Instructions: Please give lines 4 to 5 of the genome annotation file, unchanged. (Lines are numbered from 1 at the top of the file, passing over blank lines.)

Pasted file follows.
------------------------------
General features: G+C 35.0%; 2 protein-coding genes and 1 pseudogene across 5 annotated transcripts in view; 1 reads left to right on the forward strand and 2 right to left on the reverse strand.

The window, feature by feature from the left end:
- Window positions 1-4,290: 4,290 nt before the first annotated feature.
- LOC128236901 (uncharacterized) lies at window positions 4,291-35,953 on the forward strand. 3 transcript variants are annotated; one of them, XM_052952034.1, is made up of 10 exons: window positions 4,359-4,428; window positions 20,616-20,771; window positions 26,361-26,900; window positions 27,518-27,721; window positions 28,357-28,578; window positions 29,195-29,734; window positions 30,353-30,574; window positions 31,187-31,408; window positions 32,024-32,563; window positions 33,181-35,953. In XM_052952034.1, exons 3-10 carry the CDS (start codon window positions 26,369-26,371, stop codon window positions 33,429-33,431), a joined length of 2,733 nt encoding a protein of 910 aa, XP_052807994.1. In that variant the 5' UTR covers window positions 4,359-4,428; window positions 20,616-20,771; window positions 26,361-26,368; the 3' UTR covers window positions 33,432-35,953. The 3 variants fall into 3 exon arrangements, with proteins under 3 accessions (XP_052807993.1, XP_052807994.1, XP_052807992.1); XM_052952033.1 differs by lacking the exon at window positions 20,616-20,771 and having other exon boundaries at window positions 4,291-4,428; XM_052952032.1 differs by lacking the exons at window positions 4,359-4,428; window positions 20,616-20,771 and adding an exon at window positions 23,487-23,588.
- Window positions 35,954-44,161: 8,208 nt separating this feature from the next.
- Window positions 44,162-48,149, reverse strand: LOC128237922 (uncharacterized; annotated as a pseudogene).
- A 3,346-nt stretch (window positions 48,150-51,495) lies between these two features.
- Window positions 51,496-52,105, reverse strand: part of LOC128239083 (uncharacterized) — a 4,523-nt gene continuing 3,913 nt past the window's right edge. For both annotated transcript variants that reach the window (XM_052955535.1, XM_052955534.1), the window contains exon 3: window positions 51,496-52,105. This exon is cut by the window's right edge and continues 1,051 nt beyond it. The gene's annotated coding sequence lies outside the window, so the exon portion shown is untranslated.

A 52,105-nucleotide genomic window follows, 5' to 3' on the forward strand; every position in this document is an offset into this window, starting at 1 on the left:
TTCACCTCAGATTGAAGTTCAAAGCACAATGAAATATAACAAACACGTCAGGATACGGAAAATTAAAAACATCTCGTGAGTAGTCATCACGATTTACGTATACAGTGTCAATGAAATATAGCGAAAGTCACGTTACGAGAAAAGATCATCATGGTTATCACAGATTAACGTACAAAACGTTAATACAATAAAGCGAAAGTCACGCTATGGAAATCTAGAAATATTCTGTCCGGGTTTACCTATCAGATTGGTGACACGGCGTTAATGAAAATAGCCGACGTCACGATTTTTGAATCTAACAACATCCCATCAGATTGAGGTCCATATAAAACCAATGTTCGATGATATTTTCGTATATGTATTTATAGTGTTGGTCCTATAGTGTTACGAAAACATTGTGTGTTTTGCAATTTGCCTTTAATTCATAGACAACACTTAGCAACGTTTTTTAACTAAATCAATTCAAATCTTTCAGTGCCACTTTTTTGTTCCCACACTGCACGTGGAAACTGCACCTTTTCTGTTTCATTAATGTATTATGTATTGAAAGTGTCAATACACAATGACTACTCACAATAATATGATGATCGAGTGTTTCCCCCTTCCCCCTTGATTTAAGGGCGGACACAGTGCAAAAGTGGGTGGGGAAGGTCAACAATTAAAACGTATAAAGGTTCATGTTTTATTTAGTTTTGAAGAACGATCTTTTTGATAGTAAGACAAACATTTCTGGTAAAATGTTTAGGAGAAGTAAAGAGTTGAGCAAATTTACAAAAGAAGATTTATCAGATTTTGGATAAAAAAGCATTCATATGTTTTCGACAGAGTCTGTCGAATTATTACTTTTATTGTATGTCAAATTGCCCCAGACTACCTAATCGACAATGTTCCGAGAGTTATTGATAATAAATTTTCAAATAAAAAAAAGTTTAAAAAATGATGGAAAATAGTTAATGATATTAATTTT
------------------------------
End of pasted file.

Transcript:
- LOC128236901 (uncharacterized) lies at window positions 4,291-35,953 on the forward strand. 3 transcript variants are annotated; one of them, XM_052952034.1, is made up of 10 exons: window positions 4,359-4,428; window positions 20,616-20,771; window positions 26,361-26,900; window positions 27,518-27,721; window positions 28,357-28,578; window positions 29,195-29,734; window positions 30,353-30,574; window positions 31,187-31,408; window positions 32,024-32,563; window positions 33,181-35,953. In XM_052952034.1, exons 3-10 carry the CDS (start codon window positions 26,369-26,371, stop codon window positions 33,429-33,431), a joined length of 2,733 nt encoding a protein of 910 aa, XP_052807994.1. In that variant the 5' UTR covers window positions 4,359-4,428; window positions 20,616-20,771; window positions 26,361-26,368; the 3' UTR covers window positions 33,432-35,953. The 3 variants fall into 3 exon arrangements, with proteins under 3 accessions (XP_052807993.1, XP_052807994.1, XP_052807992.1); XM_052952033.1 differs by lacking the exon at window positions 20,616-20,771 and having other exon boundaries at window positions 4,291-4,428; XM_052952032.1 differs by lacking the exons at window positions 4,359-4,428; window positions 20,616-20,771 and adding an exon at window positions 23,487-23,588.
- Window positions 35,954-44,161: 8,208 nt separating this feature from the next.